But the Ledger question certainly isn’t. I walked into the cinema thinking, “this will be okay, but not anywhere near as good as Ledger”. When I left the cinema though, I just didn’t know. Joker allows us to get to know the character a lot better than the superhero framework of The Dark Knight allowed, so Phoenix has a distinct advantage there. I think Phoenix also benefits from the real, visceral feel of the film, over the near-Sci-Fi of Nolan’s film. But there is no denying that Ledger’s command of the character was masterful. He knew every muscle movement, the delivery of every line, and lived the character. Phoenix, by the nature of the film, feels like he’s playing 2, maybe 3 characters, with the Joker being the end product.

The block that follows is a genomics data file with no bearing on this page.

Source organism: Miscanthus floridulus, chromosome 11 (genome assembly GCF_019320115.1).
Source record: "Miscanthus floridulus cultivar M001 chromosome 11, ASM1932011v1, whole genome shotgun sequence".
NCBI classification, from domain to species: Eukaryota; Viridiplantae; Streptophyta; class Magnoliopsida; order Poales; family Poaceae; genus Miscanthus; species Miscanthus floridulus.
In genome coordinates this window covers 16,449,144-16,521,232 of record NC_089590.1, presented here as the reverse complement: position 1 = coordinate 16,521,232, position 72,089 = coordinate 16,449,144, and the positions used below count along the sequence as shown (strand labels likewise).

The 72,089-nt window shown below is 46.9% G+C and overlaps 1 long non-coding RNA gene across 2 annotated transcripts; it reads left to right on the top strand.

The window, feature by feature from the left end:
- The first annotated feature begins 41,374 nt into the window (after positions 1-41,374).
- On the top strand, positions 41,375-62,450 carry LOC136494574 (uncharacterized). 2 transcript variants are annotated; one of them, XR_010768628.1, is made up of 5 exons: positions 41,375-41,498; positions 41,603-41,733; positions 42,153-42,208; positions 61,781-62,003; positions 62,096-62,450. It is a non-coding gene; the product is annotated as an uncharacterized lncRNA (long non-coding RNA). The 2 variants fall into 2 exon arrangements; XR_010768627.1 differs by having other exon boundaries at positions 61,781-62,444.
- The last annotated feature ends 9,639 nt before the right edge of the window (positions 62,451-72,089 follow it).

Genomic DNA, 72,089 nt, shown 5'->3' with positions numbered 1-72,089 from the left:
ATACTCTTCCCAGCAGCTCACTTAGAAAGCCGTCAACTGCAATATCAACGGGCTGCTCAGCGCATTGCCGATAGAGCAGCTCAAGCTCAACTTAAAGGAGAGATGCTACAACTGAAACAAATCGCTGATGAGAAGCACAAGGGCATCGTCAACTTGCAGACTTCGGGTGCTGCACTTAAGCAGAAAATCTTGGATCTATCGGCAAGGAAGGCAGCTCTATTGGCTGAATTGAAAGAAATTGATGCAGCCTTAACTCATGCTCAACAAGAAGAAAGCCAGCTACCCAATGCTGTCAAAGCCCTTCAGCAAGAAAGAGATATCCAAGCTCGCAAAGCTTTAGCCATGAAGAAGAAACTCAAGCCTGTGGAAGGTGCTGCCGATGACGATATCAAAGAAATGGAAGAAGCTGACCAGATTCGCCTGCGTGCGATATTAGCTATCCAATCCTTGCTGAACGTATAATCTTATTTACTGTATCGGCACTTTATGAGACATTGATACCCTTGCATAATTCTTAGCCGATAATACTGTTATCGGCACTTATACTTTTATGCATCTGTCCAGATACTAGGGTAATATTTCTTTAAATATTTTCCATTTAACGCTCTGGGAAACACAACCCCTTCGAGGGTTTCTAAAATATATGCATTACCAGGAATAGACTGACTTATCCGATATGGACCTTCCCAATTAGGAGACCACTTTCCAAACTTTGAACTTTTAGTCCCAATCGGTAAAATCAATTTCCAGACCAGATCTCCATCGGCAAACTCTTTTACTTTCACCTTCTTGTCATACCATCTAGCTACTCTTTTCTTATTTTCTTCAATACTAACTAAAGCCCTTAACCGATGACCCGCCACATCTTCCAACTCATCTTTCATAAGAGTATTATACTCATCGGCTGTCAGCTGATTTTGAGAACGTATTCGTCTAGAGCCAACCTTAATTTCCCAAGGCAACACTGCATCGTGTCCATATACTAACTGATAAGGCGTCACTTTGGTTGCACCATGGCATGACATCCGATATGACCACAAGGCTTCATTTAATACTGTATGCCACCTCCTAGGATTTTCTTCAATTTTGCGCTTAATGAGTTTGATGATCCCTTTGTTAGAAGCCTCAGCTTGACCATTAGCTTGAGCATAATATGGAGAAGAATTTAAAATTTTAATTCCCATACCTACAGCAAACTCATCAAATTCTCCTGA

Unfortunately, I have to conclude parity. I can’t make a decision at this moment as to who is the best Joker. I think they’re both different, but both very good.
I think, therefore, I would have to give the Joker in this film a 5/5.
I think you may be able to see from my rather high scores that I do think it’s worth going to see Joker. From it’s beautiful cinematography, to its representation of the character, I think this is a film we’re going to be referencing for years to come. At the very least, you’ll have a bit more of a grasp on why literally everyone is wearing red suits and mustard waistcoats on Halloween!
So, if you haven’t seen the Joker yet, are thinking about going? What is drawing you to it, and what’s putting you off?
If you have seen it, what did you think of it? Let me know! @Darken_Corridor.